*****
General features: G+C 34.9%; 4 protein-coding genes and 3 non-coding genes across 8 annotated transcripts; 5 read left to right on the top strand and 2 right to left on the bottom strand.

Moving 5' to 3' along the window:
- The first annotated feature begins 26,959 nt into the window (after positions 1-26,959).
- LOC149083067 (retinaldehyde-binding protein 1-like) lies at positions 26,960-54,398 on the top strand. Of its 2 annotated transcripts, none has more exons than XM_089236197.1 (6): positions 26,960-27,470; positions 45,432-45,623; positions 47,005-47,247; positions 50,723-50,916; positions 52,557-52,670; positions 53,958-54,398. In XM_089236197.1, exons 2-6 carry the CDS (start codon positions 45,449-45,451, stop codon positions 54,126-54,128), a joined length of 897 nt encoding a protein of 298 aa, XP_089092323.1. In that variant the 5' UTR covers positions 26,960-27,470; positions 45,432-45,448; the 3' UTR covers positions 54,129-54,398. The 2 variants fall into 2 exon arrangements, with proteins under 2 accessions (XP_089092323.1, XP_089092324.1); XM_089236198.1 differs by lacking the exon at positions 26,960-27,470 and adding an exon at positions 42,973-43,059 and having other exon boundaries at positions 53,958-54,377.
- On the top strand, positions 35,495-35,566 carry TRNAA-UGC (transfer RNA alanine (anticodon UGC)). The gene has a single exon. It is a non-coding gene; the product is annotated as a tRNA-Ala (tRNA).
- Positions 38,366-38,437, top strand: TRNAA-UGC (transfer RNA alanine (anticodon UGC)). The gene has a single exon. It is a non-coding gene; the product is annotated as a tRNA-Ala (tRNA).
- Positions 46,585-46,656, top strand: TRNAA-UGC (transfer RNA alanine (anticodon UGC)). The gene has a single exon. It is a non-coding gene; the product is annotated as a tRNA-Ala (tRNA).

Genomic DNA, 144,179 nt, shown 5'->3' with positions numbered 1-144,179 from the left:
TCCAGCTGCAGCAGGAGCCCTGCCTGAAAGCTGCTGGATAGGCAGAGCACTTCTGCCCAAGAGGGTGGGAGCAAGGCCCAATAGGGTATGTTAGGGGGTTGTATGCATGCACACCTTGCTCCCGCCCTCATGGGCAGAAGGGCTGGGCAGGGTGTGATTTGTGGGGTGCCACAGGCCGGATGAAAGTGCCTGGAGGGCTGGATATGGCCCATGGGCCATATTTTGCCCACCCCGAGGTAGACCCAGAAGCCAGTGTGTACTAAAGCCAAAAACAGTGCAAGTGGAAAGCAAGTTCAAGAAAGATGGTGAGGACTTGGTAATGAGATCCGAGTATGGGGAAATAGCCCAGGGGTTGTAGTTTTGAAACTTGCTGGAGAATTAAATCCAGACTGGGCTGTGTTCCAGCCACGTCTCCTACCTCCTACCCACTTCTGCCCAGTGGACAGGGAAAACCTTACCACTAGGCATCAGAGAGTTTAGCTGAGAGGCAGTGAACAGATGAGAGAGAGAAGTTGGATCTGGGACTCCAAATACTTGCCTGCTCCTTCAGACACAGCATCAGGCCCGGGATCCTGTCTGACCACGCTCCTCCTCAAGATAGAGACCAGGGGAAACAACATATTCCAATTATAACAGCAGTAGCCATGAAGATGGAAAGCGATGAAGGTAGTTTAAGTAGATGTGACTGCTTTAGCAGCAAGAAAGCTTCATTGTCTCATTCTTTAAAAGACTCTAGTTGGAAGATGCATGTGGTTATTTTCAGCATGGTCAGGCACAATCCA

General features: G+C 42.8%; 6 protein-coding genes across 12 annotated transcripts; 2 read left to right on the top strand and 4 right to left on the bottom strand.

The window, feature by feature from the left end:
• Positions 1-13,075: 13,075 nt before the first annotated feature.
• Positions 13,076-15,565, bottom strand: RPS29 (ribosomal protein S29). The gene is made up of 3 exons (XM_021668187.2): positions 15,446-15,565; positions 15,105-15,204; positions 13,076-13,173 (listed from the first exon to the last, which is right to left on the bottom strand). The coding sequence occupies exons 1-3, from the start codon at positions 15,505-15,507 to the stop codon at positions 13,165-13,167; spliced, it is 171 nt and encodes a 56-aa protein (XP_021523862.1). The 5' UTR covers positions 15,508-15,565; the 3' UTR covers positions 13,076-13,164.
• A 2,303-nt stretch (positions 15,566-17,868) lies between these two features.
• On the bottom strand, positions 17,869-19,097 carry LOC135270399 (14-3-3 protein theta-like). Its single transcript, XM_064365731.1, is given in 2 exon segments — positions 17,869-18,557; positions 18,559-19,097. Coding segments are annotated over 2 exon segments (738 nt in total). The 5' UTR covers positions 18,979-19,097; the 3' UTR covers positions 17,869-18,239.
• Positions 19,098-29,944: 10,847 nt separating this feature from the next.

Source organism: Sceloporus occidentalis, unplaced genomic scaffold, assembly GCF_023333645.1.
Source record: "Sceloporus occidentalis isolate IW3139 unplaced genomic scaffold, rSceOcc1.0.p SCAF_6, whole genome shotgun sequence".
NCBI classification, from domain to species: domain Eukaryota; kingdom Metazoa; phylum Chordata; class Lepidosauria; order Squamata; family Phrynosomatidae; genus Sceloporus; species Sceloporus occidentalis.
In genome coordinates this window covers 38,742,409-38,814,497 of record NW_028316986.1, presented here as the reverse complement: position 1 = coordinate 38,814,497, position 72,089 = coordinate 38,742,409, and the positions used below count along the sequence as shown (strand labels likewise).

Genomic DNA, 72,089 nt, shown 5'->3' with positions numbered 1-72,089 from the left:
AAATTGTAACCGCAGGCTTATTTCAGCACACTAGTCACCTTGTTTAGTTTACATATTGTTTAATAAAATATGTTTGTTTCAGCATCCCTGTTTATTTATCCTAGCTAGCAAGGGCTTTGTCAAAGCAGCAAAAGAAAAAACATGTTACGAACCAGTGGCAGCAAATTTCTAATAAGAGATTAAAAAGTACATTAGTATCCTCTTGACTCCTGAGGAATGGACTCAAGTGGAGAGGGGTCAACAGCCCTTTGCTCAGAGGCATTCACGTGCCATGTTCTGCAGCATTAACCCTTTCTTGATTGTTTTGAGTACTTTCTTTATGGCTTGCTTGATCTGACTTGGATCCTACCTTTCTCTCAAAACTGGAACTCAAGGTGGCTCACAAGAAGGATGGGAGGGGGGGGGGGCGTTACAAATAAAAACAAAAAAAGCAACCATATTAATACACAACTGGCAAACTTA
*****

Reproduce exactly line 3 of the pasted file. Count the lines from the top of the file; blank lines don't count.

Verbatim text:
- The first annotated feature begins 26,959 nt into the window (after positions 1-26,959).